Have I piqued your interest yet?
Prepare the basics
This isn’t an extensive “how to” on creating and editing videos, but I will be covering the basics: how you can use your phone to shoot videos, edit them on the cheap, upload them to YouTube and add them to your blog posts or your business website.
Your phone is your camcorder
If you have a smartphone less than a couple of years old, it can probably record high definition (HD) video.
I have an HTC One that records video in 1920 × 1080 pixel HD, the same level of resolution you’d get from a $1,600 shoulder mounted camcorder.
My phone’s 32 GB of built-in memory is enough to store a decent amount of video, but if you want more you can put an extra memory card in your phone.
All this smartphone technology means you can record simple videos with minimal effort. If you need some visual proof of just how powerful of a tool your cell phone can be, look at these short films all shot with cell phones. One of them takes place in space, literally.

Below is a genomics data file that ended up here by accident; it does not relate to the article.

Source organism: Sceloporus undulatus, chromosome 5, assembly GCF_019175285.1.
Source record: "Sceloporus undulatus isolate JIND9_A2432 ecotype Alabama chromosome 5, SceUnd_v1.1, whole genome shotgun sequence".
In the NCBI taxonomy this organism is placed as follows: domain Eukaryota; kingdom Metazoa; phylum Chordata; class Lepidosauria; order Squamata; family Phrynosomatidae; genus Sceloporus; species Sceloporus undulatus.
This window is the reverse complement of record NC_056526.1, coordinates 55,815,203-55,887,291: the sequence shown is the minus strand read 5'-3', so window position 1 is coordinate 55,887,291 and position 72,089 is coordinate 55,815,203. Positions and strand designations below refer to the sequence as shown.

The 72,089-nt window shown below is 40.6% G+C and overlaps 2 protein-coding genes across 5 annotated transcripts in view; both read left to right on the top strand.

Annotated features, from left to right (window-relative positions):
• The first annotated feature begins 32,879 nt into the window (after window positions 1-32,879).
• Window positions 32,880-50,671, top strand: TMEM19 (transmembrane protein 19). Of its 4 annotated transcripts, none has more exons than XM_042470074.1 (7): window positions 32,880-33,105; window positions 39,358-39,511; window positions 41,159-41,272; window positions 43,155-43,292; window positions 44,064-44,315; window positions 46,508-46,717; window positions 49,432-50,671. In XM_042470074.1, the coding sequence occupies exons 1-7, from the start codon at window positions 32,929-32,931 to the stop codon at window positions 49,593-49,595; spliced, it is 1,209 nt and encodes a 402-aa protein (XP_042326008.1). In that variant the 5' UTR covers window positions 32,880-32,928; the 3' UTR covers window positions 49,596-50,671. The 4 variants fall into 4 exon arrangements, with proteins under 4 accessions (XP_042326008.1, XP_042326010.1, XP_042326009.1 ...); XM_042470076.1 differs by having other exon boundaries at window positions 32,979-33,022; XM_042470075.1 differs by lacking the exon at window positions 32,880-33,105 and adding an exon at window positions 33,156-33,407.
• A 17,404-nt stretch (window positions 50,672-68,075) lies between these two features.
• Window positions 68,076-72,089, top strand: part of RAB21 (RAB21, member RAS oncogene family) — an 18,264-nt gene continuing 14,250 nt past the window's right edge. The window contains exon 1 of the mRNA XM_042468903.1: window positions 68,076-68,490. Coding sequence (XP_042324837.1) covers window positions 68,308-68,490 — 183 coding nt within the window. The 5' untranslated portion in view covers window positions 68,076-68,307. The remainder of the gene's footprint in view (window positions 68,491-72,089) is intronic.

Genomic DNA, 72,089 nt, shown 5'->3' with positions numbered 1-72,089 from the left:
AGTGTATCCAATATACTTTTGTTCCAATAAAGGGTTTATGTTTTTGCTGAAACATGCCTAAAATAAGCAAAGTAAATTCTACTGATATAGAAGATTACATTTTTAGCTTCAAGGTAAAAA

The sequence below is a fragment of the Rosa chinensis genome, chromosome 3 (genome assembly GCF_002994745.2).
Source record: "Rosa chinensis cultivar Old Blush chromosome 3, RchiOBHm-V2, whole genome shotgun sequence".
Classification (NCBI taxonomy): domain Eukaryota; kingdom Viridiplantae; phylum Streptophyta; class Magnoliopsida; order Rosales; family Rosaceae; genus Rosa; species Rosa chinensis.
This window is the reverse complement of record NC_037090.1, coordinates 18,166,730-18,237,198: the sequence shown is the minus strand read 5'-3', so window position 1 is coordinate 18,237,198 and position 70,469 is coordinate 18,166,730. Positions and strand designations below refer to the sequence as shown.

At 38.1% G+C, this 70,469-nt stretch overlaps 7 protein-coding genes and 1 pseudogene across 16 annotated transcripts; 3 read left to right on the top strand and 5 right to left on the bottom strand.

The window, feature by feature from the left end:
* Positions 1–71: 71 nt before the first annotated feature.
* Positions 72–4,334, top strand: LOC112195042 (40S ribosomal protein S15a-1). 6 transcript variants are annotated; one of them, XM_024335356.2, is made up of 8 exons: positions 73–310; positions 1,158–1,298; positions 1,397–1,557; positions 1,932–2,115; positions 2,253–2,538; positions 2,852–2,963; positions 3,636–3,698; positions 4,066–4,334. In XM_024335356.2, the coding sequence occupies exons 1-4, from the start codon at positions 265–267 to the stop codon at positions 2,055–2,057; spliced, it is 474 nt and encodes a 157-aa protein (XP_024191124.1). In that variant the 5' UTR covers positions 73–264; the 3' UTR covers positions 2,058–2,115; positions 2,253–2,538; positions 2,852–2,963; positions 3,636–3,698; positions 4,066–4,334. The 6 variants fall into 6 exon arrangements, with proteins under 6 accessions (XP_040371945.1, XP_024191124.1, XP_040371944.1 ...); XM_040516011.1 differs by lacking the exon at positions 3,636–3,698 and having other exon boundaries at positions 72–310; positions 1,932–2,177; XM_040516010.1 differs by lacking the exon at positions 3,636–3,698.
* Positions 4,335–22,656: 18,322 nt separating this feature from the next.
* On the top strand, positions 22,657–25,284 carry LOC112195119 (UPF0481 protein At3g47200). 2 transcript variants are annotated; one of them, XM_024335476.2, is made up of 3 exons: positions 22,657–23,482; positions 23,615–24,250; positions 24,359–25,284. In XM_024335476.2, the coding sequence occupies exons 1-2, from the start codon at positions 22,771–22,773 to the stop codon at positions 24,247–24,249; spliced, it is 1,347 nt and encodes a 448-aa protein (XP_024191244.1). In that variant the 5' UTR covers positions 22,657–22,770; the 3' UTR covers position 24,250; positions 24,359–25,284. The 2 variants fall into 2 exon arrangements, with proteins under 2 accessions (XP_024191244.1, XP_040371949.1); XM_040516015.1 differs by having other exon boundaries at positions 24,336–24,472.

Choose your editing software
There are several free or inexpensive apps you can use to edit video on your phone, for example VidTrim, VideoMaker Pro for Android, or iMovie for iOS. I haven’t used these, as I prefer to do all my editing on the big screen.
You can also do minimal, simple edits in YouTube but their interface is not very intuitive and I don’t use it for anything more than adding two clips together or trimming the ends of a clip. For complicated edits, I use Corel Video Studio which you can buy for $50-80 depending on the version you want.
So, you have the camera and the software. Now what?
Shoot your first video
Decide if you’re more comfortable doing interviews of others, creating short videos of things that interest you, or both.